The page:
First treatment for myelofibrosis with anaemia approved

The US Food and Drug Administration (FDA) has granted approval of a treatment for anaemic patients with a rare blood cancer.

First treatment for myelofibrosis with anaemia approved by FDA

The first and only treatment for anaemic patients with myelofibrosis has been approved by the US Food and Drug Administration (FDA).

Ojjaara (momelotinib) is indicated for intermediate or high-risk myelofibrosis, a blood cancer, including primary myelofibrosis or secondary myelofibrosis (post-polycythaemia vera and post-essential thrombocythaemia), in adults with anaemia.

GSK’s oral JAK1/JAK2 and activin A receptor type 1 (ACVR1) inhibitor can decrease the circulating protein hepcidin, which is elevated in myelofibrosis and contributes to anaemia, stated GSK.

“With momelotinib we have the potential to establish a new standard of care for myelofibrosis patients with anaemia”

Historically, there have been limited treatment options for treating myelofibrosis patients with anaemia. While transfusions are often required, more than 30 percent of patients will discontinue treatment due to anaemia.​ Patients who are transfusion dependent have a poor prognosis and shortened survival, according to research highlighted by GSK.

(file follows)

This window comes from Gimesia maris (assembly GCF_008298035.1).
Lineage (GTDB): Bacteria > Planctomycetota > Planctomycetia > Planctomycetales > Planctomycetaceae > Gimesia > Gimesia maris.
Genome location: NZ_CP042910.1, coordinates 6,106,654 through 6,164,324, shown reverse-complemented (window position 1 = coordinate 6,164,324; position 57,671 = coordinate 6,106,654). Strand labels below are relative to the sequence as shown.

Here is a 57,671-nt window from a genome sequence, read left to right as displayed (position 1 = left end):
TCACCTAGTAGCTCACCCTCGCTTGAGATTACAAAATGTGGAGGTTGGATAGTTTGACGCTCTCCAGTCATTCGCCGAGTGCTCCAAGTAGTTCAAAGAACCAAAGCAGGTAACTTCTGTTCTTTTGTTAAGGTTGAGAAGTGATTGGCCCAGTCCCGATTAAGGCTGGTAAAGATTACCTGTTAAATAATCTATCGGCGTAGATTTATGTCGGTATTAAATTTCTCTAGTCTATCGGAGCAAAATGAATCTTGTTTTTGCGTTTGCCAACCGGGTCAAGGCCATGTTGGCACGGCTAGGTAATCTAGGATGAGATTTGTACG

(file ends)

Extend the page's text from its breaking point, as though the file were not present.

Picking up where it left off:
“With momelotinib we have the potential to establish a new standard of care for myelofibrosis patients with anaemia,” remarked Dr Ruben Mesa, FACP, President and Executive Director of Atrium Health Levine Cancer Center and Atrium Health Wake Forest Baptist Comprehensive Cancer Center, US.

Clinical evidence for Ojjaara 

Approval of momelotinib by the US FDA is supported by data from the Phase III MOMENTUM trial and a subpopulation of adult patients with anaemia from the SIMPLIFY-1 Phase III trial.

MOMENTUM  demonstrated statistically significant response in relation to constitutional symptoms, splenic response and transfusion independence, in patients treated with momelotinib versus danazol.

Phase III study SIMPLIFY-1 compared the safety and efficacy of momelotinib to ruxolitinib in patients with myelofibrosis who had not received prior treatment with a JAK inhibitor. Safety and efficacy results for SIMPLIFY-1 were based upon a subset of patients with anaemia.

Results from the 24-week treatment period for the Phase III MOMENTUM study were published in The Lancet in January 2023.


This rare blood cancer occurs due to dysregulation of the JAK-signal transducer and activator of transcription protein signalling. It is characterised by constitutional symptoms, splenomegaly, and progressive anaemia, noted GSK.

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